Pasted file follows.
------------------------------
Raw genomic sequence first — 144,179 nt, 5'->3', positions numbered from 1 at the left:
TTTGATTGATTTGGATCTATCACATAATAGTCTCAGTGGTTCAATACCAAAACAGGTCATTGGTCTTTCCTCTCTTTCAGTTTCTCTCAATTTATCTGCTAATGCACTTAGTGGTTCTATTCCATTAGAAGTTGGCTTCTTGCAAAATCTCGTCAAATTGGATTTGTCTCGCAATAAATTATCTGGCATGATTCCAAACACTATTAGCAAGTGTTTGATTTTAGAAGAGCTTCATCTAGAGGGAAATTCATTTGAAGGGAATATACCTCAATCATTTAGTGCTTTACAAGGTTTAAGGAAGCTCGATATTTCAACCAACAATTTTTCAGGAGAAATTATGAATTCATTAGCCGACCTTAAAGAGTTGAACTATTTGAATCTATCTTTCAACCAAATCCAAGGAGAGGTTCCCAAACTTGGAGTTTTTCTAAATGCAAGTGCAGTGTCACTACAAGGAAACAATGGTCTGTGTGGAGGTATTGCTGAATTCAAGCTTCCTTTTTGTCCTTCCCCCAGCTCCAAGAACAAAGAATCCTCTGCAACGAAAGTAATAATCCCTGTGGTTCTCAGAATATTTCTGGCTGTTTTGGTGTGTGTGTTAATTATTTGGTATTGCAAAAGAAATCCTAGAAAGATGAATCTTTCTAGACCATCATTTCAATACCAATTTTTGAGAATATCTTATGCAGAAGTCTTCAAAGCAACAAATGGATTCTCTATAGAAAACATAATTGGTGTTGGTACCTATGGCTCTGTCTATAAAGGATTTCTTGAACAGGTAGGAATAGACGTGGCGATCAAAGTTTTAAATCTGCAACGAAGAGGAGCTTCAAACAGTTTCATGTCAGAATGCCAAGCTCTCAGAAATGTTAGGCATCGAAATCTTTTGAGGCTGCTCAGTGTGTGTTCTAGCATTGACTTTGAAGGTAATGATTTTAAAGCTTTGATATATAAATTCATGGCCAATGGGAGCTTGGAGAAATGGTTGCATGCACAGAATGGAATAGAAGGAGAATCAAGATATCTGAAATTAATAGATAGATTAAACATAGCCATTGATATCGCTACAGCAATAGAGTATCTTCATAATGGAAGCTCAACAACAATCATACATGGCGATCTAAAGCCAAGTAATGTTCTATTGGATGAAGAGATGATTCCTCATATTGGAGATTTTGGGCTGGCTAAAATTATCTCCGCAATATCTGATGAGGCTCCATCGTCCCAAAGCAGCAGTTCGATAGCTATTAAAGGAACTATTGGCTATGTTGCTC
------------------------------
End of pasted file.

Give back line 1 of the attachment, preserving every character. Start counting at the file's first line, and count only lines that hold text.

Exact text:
Raw genomic sequence first — 144,179 nt, 5'->3', positions numbered from 1 at the left: